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Dziadzia / Babcia - help me with spelling/pronunciation

EricWojo - | 2    
30 Aug 2016  #31

Babcia and Dziadzia are both correct. Dziadzia is how a small child would say the more formal word (Dziadek) for Grandpa. It can also sometimes be used by adults in a more endearing way. Babciu and Dziadziu could be used when speaking to or addressing the grand parents directly by a child. Babci and Dziadzi or Dziadka are possessive nouns. Like Babci's cooking. Or were going to Grandma's. Jedziemy do babci. Obviously in Polish you wouldn't use the apostrophe s.

30 Aug 2016  #32

And something similar - Dzidzia (I guess it's a "small child / baby" - could be easily confused with Dziadzia ;)
gjene 12 | 189    
31 Aug 2016  #33

As for the word/term babcia, when I was growing up I used the term babu for my grandmother and (d)ja(d)ju for my grandfather. That is what I can remember was used before they died many a year ago. I guess the pronunciation will depend on where the grandparents grew up or their parents.
5 Nov 2016  #34

My grandparents came from Poland and spoke very little English. I think they came to the US shortly after they were married sometime before the 1st world war. My grandmother was still in her teens then. I grew up calling my grandmother Botchie & my grandfather Joju (the older grandchildren called him Papa) I know those aren't the correct spellings but that's how we pronounced the words. I think my grandparents were from a very rural area in Poland. Does anyone know the correct spellings for those words & if there's an area in Poland where the words would have been pronounced that way?
Looker - | 940    
5 Nov 2016  #35


It looks to me like dziadziu in Polish which means grandpa - diminutive from the dziadek word. And the pronunciation 'joju' seems ok.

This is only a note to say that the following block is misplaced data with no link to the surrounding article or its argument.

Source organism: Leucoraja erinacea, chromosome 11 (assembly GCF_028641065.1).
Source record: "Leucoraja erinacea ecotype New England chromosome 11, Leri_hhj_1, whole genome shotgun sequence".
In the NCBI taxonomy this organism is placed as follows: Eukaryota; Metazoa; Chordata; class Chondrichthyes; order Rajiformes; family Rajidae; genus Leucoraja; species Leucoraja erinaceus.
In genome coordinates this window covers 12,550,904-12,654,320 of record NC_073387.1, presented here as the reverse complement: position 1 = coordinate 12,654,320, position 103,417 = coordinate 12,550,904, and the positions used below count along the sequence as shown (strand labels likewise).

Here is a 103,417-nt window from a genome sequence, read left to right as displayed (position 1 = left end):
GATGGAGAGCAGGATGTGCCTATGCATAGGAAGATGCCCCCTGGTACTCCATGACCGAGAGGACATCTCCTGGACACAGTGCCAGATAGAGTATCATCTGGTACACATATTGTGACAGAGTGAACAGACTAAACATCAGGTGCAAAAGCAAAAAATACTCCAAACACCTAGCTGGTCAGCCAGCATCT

7 Nov 2016  #36

Thank you. There was also a 'game' my grandfather & I would sometimes play. Every night he would sit in front of his tv & watch the news. I don't know how much of it he understood as he didn't know much English. Occasionally he'd point to the newscaster on the screen & say he's a bum, he's a (sounds like) 'pee-ock'. I was about 5 then. I'd say "no he's not" then my grandfather would say to me you're a pee-ock & I'd say no, you are. Then he'd tousle my hair or tickle me & we'd both giggle. It was always just a playful game but to this day I don't know what that word means. My mother thought it might be a slang term for a drunk, but she's not sure. Does anyone know the word?
Looker - | 940    
7 Nov 2016  #37


It's most likely 'pijak' in Polish, which means Drunkard, so your mother was right.
Ziemowit 8 | 2,500    
7 Nov 2016  #38

Or "pijok" as many country people would say.
18 Dec 2016  #39

I call my Grandmkther Babchi.Pernouced :Ba-Chi.and my Grandfather, Dziaziua.Pernouced:Jgogh-u.Or. At least that's how i think it's spelled in speaking.
Wulkan - | 3,163    
18 Dec 2016  #40


is it Chinese?
7 Jan 2017  #41

It's Baci (like Italian "ci') and Jodjew[....

...gosh how i miss them so. I can still remember his funeral, 23 years later pregnant with second great great grandbabyall i can remember is the vultures swarming on her wil and safety deposit box before the coroner was called. She'd had spit at playing pinochle. Shame.
7 Jun 2017  #42

Baci Polish for Grandmother in my family. Dziadzi Polish for Grandfather in my family.
Polonius3 1,020 | 12,550    
7 Jun 2017  #43

Not "Babci"

Babci, cioci, busia, dziadzia are part of a PolAm patois or jargon which is strongly engrained in the culture of descendants of the old (late 19th/early 20th century) Polonia. It is primariyl used by those who speak little if any Polish and communicate exlcusively in English.

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